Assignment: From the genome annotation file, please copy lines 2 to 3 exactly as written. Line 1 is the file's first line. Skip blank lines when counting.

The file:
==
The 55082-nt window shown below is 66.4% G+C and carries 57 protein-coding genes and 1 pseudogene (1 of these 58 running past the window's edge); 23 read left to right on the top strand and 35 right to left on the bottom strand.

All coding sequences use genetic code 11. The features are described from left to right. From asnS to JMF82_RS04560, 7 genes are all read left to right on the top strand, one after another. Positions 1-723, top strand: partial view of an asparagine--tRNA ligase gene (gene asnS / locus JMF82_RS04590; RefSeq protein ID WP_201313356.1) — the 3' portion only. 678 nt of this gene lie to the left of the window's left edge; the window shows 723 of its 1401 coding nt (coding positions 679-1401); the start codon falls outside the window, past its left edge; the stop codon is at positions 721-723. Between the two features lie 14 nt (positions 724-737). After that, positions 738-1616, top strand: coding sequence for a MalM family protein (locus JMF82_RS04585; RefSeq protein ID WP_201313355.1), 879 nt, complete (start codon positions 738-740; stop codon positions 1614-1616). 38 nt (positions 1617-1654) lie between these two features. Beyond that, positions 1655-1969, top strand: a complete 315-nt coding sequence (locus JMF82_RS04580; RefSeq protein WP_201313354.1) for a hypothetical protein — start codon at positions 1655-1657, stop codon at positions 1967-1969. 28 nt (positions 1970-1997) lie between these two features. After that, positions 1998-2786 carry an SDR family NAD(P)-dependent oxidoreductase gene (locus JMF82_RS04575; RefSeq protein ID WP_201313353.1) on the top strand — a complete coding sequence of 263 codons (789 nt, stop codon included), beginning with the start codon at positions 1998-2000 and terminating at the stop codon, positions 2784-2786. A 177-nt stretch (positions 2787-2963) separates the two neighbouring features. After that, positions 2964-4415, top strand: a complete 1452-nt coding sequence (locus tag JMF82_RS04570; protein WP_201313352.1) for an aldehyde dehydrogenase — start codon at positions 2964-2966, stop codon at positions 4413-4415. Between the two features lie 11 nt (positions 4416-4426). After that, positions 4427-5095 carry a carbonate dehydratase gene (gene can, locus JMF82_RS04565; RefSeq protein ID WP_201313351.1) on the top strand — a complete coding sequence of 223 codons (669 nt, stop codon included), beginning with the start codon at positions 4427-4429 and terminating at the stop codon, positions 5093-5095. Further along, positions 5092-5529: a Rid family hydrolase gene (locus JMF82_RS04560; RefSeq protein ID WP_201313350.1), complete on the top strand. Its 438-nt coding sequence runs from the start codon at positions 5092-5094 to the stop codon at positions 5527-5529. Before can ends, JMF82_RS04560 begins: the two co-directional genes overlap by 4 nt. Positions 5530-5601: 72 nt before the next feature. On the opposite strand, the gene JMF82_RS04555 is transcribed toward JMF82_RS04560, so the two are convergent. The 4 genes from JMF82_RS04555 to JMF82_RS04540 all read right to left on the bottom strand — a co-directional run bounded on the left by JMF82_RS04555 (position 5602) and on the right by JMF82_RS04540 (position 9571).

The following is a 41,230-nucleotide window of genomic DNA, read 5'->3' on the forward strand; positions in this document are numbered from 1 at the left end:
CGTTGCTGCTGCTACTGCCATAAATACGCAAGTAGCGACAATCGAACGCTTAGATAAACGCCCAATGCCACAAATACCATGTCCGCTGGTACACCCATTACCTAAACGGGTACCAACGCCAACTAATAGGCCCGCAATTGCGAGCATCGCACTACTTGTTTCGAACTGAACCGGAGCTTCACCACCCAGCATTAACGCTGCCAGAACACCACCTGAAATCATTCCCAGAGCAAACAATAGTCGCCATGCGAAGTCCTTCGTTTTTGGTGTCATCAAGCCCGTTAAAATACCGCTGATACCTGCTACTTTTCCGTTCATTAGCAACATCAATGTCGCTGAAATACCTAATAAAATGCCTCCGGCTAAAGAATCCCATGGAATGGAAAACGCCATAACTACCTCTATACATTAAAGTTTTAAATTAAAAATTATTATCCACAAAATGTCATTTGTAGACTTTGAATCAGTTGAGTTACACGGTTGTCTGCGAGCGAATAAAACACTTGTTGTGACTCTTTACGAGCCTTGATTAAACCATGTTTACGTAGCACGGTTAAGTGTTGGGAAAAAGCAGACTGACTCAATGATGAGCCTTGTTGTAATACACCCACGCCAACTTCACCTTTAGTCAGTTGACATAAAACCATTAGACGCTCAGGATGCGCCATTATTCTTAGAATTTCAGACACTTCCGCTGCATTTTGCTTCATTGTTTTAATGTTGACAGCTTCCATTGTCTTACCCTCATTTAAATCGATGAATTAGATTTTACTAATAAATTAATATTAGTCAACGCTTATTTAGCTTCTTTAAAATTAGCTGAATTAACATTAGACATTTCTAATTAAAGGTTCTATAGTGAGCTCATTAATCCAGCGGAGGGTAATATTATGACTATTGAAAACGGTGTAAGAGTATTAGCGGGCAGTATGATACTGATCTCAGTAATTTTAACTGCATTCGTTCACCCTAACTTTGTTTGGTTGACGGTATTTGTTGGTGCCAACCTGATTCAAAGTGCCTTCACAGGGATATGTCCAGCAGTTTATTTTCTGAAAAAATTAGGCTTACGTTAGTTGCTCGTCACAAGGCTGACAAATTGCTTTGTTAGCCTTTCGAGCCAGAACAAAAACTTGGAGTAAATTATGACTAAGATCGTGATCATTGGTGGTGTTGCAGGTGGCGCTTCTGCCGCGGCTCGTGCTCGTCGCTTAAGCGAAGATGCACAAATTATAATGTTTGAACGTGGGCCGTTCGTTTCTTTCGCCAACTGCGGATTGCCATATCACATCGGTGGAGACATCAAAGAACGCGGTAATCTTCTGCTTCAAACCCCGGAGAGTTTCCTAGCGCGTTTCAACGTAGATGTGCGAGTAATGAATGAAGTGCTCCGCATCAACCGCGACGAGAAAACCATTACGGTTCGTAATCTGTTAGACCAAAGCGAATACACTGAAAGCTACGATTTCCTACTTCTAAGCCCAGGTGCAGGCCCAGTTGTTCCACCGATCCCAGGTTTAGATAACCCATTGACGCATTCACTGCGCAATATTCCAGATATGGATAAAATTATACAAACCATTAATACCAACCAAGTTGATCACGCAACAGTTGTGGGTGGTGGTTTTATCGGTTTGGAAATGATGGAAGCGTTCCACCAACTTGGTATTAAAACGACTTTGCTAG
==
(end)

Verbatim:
All coding sequences use genetic code 11. The features are described from left to right. From asnS to JMF82_RS04560, 7 genes are all read left to right on the top strand, one after another. Positions 1-723, top strand: partial view of an asparagine--tRNA ligase gene (gene asnS / locus JMF82_RS04590; RefSeq protein ID WP_201313356.1) — the 3' portion only. 678 nt of this gene lie to the left of the window's left edge; the window shows 723 of its 1401 coding nt (coding positions 679-1401); the start codon falls outside the window, past its left edge; the stop codon is at positions 721-723. Between the two features lie 14 nt (positions 724-737). After that, positions 738-1616, top strand: coding sequence for a MalM family protein (locus JMF82_RS04585; RefSeq protein ID WP_201313355.1), 879 nt, complete (start codon positions 738-740; stop codon positions 1614-1616). 38 nt (positions 1617-1654) lie between these two features. Beyond that, positions 1655-1969, top strand: a complete 315-nt coding sequence (locus JMF82_RS04580; RefSeq protein WP_201313354.1) for a hypothetical protein — start codon at positions 1655-1657, stop codon at positions 1967-1969. 28 nt (positions 1970-1997) lie between these two features. After that, positions 1998-2786 carry an SDR family NAD(P)-dependent oxidoreductase gene (locus JMF82_RS04575; RefSeq protein ID WP_201313353.1) on the top strand — a complete coding sequence of 263 codons (789 nt, stop codon included), beginning with the start codon at positions 1998-2000 and terminating at the stop codon, positions 2784-2786. A 177-nt stretch (positions 2787-2963) separates the two neighbouring features. After that, positions 2964-4415, top strand: a complete 1452-nt coding sequence (locus tag JMF82_RS04570; protein WP_201313352.1) for an aldehyde dehydrogenase — start codon at positions 2964-2966, stop codon at positions 4413-4415. Between the two features lie 11 nt (positions 4416-4426). After that, positions 4427-5095 carry a carbonate dehydratase gene (gene can, locus JMF82_RS04565; RefSeq protein ID WP_201313351.1) on the top strand — a complete coding sequence of 223 codons (669 nt, stop codon included), beginning with the start codon at positions 4427-4429 and terminating at the stop codon, positions 5093-5095. Further along, positions 5092-5529: a Rid family hydrolase gene (locus JMF82_RS04560; RefSeq protein ID WP_201313350.1), complete on the top strand. Its 438-nt coding sequence runs from the start codon at positions 5092-5094 to the stop codon at positions 5527-5529. Before can ends, JMF82_RS04560 begins: the two co-directional genes overlap by 4 nt. Positions 5530-5601: 72 nt before the next feature. On the opposite strand, the gene JMF82_RS04555 is transcribed toward JMF82_RS04560, so the two are convergent. The 4 genes from JMF82_RS04555 to JMF82_RS04540 all read right to left on the bottom strand — a co-directional run bounded on the left by JMF82_RS04555 (position 5602) and on the right by JMF82_RS04540 (position 9571).

The following is a 41,230-nucleotide window of genomic DNA, read 5'->3' on the forward strand; positions in this document are numbered from 1 at the left end: